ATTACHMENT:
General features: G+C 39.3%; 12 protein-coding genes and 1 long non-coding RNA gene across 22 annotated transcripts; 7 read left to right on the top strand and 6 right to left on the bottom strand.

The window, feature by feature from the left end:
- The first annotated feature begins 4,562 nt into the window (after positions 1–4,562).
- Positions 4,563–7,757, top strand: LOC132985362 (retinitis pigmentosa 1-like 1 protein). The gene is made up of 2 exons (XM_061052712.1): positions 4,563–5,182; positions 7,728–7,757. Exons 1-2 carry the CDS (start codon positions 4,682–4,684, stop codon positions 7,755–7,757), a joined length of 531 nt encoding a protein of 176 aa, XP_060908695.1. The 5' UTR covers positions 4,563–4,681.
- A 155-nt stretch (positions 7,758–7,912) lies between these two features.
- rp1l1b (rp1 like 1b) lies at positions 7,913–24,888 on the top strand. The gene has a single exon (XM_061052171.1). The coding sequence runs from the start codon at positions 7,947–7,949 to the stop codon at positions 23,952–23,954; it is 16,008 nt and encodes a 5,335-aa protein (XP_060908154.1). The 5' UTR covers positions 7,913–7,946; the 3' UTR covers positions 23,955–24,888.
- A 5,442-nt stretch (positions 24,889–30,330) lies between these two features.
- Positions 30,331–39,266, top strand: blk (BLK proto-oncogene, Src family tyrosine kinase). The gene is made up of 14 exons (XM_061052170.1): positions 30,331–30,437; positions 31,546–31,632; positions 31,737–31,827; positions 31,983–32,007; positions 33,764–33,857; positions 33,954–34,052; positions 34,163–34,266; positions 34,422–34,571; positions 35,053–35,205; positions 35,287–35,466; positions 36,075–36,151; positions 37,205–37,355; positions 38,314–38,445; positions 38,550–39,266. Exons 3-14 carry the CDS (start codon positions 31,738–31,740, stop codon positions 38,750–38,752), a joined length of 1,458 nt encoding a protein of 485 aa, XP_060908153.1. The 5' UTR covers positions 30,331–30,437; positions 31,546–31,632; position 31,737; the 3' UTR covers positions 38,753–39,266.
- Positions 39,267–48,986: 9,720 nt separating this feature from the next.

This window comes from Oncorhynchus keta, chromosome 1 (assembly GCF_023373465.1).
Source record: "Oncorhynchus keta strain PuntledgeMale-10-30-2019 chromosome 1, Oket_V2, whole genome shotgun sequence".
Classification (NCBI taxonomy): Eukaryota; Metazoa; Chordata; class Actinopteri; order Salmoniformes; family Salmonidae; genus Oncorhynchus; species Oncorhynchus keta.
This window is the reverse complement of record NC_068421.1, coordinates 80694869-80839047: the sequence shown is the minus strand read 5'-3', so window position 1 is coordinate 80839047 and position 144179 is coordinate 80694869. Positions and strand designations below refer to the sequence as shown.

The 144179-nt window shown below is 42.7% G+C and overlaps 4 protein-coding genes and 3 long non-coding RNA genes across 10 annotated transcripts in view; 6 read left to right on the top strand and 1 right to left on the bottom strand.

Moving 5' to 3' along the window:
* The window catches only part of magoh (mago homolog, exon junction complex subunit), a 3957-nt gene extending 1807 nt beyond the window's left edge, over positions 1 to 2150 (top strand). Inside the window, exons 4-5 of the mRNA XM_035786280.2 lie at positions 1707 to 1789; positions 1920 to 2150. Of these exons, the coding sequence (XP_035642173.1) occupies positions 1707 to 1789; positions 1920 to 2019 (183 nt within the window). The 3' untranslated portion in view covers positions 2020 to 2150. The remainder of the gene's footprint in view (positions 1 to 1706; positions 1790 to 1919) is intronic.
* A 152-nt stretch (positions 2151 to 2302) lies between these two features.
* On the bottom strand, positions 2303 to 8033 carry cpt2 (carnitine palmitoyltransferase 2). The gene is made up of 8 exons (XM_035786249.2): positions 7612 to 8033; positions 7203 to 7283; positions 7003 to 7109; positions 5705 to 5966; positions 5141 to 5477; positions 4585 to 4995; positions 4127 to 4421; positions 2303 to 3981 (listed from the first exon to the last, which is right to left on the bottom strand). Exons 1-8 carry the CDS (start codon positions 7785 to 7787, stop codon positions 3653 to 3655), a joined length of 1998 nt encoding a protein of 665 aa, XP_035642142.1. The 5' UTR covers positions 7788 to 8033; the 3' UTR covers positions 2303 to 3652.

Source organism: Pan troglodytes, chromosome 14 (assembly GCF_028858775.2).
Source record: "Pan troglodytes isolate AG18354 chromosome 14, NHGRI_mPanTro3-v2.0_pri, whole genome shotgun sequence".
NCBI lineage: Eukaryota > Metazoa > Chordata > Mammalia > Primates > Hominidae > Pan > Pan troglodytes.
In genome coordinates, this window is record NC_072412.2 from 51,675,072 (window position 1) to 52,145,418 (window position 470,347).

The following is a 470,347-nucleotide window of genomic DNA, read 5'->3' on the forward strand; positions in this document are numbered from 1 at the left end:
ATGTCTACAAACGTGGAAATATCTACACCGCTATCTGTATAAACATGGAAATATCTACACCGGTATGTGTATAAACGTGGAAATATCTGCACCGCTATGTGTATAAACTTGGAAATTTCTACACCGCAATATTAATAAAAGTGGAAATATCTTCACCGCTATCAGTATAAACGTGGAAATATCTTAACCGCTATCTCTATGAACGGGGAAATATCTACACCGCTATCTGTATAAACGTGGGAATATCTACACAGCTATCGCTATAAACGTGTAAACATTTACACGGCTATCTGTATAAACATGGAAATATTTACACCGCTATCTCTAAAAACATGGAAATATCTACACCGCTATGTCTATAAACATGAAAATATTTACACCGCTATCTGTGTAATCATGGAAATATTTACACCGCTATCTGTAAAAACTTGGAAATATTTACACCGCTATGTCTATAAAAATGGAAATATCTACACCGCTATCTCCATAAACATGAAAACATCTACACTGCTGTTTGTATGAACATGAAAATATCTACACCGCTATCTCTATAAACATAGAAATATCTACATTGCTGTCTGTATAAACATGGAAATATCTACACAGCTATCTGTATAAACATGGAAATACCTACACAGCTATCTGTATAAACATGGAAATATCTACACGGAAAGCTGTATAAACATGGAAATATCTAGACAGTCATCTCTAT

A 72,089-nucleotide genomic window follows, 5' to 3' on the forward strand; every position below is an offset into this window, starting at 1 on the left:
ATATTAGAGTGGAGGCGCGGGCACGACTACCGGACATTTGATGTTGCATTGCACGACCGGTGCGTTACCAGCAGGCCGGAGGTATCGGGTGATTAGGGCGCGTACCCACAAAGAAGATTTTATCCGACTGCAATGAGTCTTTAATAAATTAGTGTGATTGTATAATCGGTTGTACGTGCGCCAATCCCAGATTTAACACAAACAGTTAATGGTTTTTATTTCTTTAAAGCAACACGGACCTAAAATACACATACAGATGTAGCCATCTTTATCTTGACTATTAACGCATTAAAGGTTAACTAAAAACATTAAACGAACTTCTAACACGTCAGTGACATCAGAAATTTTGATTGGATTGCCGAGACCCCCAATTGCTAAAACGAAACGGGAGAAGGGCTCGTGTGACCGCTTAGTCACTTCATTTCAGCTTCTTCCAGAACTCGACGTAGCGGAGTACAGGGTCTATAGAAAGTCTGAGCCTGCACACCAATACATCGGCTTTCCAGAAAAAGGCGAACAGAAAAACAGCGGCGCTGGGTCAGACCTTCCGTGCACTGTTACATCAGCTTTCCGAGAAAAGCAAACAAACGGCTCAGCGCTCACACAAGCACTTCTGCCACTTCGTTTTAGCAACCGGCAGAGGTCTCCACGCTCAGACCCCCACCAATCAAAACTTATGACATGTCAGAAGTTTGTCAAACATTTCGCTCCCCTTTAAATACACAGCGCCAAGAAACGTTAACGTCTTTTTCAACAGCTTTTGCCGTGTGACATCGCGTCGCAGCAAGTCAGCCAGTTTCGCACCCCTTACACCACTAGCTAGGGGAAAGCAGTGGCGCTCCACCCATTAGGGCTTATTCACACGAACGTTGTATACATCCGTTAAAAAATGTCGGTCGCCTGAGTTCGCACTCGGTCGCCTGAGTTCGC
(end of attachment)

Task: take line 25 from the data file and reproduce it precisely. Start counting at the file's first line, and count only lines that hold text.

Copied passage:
A 72,089-nucleotide genomic window follows, 5' to 3' on the forward strand; every position below is an offset into this window, starting at 1 on the left: